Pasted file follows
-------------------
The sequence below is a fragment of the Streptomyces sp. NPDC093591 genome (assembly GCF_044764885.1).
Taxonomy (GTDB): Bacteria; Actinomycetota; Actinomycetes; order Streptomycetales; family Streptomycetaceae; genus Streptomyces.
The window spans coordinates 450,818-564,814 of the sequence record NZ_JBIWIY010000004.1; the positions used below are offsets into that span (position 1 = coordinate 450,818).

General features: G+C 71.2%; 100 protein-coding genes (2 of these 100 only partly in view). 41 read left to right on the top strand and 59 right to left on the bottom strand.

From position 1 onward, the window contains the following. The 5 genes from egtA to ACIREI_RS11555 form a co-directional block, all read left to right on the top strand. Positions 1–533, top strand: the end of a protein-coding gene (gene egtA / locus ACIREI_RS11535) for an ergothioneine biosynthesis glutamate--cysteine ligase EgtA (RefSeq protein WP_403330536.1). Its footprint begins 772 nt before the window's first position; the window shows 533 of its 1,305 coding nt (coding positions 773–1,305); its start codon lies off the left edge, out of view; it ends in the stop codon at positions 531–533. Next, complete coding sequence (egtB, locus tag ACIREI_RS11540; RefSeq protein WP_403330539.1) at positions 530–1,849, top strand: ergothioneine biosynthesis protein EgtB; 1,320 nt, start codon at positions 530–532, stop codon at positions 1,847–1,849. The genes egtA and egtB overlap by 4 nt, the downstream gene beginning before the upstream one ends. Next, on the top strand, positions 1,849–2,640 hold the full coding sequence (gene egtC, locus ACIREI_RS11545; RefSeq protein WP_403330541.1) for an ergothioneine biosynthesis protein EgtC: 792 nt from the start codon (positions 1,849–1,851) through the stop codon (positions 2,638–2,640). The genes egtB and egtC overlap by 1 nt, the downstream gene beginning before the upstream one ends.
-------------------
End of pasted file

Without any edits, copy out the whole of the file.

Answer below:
The sequence below is a fragment of the Streptomyces sp. NPDC093591 genome (assembly GCF_044764885.1).
Taxonomy (GTDB): Bacteria; Actinomycetota; Actinomycetes; order Streptomycetales; family Streptomycetaceae; genus Streptomyces.
The window spans coordinates 450,818-564,814 of the sequence record NZ_JBIWIY010000004.1; the positions used below are offsets into that span (position 1 = coordinate 450,818).

General features: G+C 71.2%; 100 protein-coding genes (2 of these 100 only partly in view). 41 read left to right on the top strand and 59 right to left on the bottom strand.

From position 1 onward, the window contains the following. The 5 genes from egtA to ACIREI_RS11555 form a co-directional block, all read left to right on the top strand. Positions 1–533, top strand: the end of a protein-coding gene (gene egtA / locus ACIREI_RS11535) for an ergothioneine biosynthesis glutamate--cysteine ligase EgtA (RefSeq protein WP_403330536.1). Its footprint begins 772 nt before the window's first position; the window shows 533 of its 1,305 coding nt (coding positions 773–1,305); its start codon lies off the left edge, out of view; it ends in the stop codon at positions 531–533. Next, complete coding sequence (egtB, locus tag ACIREI_RS11540; RefSeq protein WP_403330539.1) at positions 530–1,849, top strand: ergothioneine biosynthesis protein EgtB; 1,320 nt, start codon at positions 530–532, stop codon at positions 1,847–1,849. The genes egtA and egtB overlap by 4 nt, the downstream gene beginning before the upstream one ends. Next, on the top strand, positions 1,849–2,640 hold the full coding sequence (gene egtC, locus ACIREI_RS11545; RefSeq protein WP_403330541.1) for an ergothioneine biosynthesis protein EgtC: 792 nt from the start codon (positions 1,849–1,851) through the stop codon (positions 2,638–2,640). The genes egtB and egtC overlap by 1 nt, the downstream gene beginning before the upstream one ends.